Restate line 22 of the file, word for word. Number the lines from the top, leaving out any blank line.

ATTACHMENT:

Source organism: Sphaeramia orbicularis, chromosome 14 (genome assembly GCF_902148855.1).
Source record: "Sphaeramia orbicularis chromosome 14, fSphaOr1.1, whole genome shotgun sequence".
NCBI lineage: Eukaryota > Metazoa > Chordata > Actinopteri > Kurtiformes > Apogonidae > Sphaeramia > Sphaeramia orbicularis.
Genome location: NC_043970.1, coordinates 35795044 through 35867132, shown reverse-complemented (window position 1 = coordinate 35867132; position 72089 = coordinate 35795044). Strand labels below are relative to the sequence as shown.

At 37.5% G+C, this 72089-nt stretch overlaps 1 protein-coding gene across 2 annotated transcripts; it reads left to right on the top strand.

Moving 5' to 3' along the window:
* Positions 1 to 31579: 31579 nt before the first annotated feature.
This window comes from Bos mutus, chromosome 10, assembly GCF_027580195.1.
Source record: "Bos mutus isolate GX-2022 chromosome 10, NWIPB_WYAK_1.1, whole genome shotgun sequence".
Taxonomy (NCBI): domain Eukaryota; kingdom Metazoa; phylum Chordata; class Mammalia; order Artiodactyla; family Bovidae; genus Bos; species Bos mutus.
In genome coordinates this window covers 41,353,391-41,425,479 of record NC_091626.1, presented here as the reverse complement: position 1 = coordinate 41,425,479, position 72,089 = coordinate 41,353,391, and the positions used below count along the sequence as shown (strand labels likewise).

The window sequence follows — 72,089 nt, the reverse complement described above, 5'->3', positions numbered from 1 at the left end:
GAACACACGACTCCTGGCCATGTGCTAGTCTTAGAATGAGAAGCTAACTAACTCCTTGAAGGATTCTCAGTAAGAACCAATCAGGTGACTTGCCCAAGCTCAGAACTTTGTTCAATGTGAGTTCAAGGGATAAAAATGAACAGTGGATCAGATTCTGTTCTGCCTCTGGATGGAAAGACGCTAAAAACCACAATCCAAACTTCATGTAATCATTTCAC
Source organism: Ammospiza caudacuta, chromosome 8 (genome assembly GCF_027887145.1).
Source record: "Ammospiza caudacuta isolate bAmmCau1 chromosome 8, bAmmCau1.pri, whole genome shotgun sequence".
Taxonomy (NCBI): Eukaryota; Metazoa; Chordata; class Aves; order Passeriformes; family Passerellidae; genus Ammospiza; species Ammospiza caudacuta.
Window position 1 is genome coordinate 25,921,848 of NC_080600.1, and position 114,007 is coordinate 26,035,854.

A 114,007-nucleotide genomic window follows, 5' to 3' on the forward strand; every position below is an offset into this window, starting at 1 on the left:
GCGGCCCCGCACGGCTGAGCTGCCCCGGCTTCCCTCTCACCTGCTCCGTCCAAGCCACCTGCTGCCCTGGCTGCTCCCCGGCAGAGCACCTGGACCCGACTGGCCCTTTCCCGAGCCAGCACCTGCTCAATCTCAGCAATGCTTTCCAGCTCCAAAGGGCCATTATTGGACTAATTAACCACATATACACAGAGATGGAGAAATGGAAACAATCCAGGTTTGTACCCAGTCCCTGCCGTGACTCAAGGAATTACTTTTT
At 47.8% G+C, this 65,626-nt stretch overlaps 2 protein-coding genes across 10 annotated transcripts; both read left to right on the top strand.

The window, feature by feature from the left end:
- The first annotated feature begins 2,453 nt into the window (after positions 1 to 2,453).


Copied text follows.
- The first annotated feature begins 2,453 nt into the window (after positions 1 to 2,453).